We went riding at the Badlands (2-26-00) and pretty much got rained out but before we did leave Kiowa,
Stoneman and myself decided to take a run down a very muddy trail it was fun but after we went through it
a few times I noticed my rear brakes were not quite up to par, so after i washed my Pilot I figured it was
time to inspect and clean the rear brakes since I knew from past experances that once you have been
in the mud it is time to take apart your brakes to clean them out. Back in the days when I raced and they
would water the track down and get a little carried away I would have to take my brakes apart after
every race weekend.
The above picture was taken before we got into the really nasy mud.
You can see just how much mud stays inside, no matter how well you wash it
the only way to make sure it is clean is to take it apart and wash it.
After the caliper is removed using a Vise Grips will push the piston back onto the
caliper real easy, you will want to remove the the cap on your brake res and check
your fluid level before pushing the piston all the way in unless you want fluid
all over the place.
After you get your brakes apart you will see that everything is covered in mud.
These parts went right in the sink to be washed with soap and water and then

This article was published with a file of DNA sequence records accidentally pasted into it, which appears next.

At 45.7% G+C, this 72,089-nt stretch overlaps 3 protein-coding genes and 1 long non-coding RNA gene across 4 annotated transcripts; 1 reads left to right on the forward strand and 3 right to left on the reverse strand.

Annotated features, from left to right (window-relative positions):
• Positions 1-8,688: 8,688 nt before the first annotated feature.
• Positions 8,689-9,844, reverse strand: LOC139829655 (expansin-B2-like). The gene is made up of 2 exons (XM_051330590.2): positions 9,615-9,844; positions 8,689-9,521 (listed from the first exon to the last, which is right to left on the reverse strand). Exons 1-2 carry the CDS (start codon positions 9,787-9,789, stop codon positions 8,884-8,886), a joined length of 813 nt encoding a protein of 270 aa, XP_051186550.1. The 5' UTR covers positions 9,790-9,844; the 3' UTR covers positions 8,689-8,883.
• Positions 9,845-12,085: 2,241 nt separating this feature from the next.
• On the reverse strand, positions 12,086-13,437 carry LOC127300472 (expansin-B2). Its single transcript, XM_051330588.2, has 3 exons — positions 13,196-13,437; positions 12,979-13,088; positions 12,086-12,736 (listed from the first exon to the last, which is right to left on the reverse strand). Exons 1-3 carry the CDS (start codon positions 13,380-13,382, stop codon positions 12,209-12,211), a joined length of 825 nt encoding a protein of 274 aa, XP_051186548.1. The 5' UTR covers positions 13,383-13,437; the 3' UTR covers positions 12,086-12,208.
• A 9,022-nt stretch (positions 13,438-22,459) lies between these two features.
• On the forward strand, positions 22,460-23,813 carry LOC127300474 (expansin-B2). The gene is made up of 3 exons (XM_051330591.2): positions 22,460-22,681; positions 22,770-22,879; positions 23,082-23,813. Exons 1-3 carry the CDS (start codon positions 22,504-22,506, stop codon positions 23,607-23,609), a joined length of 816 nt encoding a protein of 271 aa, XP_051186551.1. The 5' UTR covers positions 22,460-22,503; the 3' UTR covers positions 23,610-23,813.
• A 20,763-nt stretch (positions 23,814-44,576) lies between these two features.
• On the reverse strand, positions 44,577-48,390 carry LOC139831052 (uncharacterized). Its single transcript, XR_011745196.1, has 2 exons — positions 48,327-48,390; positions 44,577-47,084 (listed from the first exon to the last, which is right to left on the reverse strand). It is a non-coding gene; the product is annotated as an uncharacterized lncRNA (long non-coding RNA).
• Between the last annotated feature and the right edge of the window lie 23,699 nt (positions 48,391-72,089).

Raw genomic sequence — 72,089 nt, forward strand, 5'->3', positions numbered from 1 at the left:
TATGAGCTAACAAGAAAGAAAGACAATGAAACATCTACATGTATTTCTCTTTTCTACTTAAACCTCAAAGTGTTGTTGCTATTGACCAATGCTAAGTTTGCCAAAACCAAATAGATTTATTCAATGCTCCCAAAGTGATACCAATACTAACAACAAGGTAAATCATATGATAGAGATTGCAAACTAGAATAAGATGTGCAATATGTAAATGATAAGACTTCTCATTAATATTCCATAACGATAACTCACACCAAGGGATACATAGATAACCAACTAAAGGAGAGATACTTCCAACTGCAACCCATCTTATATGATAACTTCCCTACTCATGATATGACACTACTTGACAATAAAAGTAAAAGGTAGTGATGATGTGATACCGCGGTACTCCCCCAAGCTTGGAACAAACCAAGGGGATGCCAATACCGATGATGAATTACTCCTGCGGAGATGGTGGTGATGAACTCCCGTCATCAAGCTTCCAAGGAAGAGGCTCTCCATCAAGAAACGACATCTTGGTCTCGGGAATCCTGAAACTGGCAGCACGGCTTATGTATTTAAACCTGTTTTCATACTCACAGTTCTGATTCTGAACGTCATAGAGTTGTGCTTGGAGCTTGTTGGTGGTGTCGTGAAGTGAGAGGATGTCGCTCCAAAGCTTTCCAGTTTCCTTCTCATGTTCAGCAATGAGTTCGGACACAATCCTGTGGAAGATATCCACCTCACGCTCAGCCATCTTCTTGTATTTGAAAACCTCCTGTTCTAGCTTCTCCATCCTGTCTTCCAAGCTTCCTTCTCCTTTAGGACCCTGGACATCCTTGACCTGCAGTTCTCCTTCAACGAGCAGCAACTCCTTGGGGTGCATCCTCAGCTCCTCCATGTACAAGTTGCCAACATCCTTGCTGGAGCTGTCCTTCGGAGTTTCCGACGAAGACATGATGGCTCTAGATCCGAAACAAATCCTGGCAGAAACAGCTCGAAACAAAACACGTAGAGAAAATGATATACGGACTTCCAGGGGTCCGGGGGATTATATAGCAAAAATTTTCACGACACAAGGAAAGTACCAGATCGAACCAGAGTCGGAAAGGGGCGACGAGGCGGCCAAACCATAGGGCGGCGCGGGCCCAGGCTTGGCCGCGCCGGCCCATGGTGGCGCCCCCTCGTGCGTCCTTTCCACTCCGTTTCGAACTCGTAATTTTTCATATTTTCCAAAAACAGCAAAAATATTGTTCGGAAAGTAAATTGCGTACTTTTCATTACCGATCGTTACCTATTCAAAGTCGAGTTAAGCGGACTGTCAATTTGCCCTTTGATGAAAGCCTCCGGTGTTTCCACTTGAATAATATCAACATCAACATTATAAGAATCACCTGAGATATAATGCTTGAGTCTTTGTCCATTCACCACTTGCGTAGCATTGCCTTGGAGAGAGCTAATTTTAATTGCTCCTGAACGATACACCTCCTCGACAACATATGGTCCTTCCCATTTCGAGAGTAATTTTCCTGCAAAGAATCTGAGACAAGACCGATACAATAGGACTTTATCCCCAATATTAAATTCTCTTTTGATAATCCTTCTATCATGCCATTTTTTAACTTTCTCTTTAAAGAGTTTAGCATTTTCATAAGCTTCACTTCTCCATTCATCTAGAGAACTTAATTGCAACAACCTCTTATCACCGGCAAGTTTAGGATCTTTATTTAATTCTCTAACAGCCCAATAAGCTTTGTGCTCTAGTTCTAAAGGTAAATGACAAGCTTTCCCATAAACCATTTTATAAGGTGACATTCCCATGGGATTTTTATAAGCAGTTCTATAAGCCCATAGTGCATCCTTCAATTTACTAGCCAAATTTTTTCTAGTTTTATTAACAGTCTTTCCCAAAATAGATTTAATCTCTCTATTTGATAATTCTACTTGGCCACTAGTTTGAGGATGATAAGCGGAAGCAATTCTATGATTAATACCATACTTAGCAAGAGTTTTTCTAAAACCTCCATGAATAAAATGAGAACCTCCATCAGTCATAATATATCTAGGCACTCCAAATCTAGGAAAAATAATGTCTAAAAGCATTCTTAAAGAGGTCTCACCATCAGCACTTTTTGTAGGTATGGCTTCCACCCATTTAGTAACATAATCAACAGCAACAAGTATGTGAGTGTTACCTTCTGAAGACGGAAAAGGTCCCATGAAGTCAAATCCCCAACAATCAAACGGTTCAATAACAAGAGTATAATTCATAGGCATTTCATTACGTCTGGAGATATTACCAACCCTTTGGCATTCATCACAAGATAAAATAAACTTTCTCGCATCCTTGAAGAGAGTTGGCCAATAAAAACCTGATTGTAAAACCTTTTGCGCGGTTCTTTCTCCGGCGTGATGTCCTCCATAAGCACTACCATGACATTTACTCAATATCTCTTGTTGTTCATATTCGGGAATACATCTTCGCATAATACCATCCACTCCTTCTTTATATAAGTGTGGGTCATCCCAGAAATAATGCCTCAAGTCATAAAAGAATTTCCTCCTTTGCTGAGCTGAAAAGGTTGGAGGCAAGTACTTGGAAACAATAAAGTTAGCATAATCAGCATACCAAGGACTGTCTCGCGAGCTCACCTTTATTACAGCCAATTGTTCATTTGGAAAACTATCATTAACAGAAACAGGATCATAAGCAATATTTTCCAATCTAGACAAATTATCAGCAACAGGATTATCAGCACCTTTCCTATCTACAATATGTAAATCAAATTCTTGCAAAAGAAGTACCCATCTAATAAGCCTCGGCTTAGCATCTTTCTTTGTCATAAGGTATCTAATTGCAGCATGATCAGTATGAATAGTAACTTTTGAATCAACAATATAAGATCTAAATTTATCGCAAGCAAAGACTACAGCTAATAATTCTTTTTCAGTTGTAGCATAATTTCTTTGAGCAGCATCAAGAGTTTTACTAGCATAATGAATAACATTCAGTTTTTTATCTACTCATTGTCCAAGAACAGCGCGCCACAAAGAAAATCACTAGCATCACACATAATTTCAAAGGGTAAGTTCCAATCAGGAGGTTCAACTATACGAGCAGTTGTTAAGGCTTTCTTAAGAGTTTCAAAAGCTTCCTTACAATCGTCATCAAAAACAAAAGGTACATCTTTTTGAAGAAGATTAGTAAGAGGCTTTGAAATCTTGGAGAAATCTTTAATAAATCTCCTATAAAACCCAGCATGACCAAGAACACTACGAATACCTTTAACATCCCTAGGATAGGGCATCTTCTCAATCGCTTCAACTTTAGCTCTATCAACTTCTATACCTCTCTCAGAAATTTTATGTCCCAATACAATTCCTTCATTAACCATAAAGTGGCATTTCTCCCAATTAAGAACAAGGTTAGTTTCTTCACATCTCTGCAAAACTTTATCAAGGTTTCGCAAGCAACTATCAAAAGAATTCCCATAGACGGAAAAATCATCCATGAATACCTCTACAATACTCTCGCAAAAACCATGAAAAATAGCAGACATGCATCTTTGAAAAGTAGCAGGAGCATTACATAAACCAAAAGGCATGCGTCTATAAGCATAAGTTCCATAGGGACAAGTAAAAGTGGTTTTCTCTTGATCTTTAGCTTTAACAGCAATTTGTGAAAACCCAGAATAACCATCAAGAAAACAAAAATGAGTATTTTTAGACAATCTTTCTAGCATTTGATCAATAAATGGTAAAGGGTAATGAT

blown dry with compressed air before going right into the parts pan to be washed
again in mineral sprits.
This is kind of a bad picture but you can see inside the caliper it is full
of mud, it also was cleaned but by wiping and scraping off as much of
the mud as possible then washed with brake cleaner and dried.
The parts starting to come clean :-)
The caliper after washing
The caliper with new pads installed.... All the bolts were coated with
Anti-Sieez and not Lithium Grease because of the high temperatures
the brakes can generate.
As you can see I always have a new set of pads that I carry in my
tool box just in case I need them. Back when I did a lot of racing a set
of pads would only last 2-3 races or about 1-2 tanks of gas depending
on how tight the track was.
When you buy the pads from Honda you will get a new guide bolt
with the pads and sometimes you will the stainless steel spring
that holds the pads.
If you buy the after market pads you will need to buy the pin from Honda
if you try to use the old pin the pads will not maintain proper alignment
and will wear out very soon. You will also notice on the Honda pads
they have polished stainless steel backing plates, those are to reflect the
heat back to the pads and keep the heat away from the caliper, something
you wont find on the after market pads and another good reason to buy
the Honda pads.
Like with everything else you get what you pay for, you buy cheap you get cheap
The old pads next to the new pads. No need to measure the thickness of the
old pads I can tell at a glance they have met their life expectancy.
Brake pads are like tires, pistons, rings ect. they are throw away items.
The next thing on my list is to inspect the clutch and go through the front
brakes, I am sure they are just as bad as the rear ones are.